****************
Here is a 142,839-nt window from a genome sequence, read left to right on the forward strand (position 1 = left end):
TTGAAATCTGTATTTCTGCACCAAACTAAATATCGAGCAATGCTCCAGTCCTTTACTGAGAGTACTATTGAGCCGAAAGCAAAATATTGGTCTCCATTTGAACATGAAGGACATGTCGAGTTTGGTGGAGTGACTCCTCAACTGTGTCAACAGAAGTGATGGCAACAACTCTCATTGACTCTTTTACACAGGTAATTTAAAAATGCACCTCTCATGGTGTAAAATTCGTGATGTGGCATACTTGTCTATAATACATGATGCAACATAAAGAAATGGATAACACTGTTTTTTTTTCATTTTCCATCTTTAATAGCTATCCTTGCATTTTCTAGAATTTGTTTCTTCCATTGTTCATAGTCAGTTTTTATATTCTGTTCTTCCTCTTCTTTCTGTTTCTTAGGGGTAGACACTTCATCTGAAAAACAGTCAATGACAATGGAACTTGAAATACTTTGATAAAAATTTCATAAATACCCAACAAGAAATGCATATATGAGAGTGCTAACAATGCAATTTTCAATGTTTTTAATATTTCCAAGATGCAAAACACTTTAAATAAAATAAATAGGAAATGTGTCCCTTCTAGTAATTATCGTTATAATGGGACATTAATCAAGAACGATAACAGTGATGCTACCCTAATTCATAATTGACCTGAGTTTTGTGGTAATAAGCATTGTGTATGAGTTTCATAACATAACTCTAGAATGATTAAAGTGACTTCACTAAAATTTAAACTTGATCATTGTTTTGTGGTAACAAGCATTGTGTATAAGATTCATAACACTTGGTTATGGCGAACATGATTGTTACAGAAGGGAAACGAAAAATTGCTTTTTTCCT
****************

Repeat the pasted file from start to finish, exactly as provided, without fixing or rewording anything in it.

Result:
Here is a 142,839-nt window from a genome sequence, read left to right on the forward strand (position 1 = left end):
TTGAAATCTGTATTTCTGCACCAAACTAAATATCGAGCAATGCTCCAGTCCTTTACTGAGAGTACTATTGAGCCGAAAGCAAAATATTGGTCTCCATTTGAACATGAAGGACATGTCGAGTTTGGTGGAGTGACTCCTCAACTGTGTCAACAGAAGTGATGGCAACAACTCTCATTGACTCTTTTACACAGGTAATTTAAAAATGCACCTCTCATGGTGTAAAATTCGTGATGTGGCATACTTGTCTATAATACATGATGCAACATAAAGAAATGGATAACACTGTTTTTTTTTCATTTTCCATCTTTAATAGCTATCCTTGCATTTTCTAGAATTTGTTTCTTCCATTGTTCATAGTCAGTTTTTATATTCTGTTCTTCCTCTTCTTTCTGTTTCTTAGGGGTAGACACTTCATCTGAAAAACAGTCAATGACAATGGAACTTGAAATACTTTGATAAAAATTTCATAAATACCCAACAAGAAATGCATATATGAGAGTGCTAACAATGCAATTTTCAATGTTTTTAATATTTCCAAGATGCAAAACACTTTAAATAAAATAAATAGGAAATGTGTCCCTTCTAGTAATTATCGTTATAATGGGACATTAATCAAGAACGATAACAGTGATGCTACCCTAATTCATAATTGACCTGAGTTTTGTGGTAATAAGCATTGTGTATGAGTTTCATAACATAACTCTAGAATGATTAAAGTGACTTCACTAAAATTTAAACTTGATCATTGTTTTGTGGTAACAAGCATTGTGTATAAGATTCATAACACTTGGTTATGGCGAACATGATTGTTACAGAAGGGAAACGAAAAATTGCTTTTTTCCT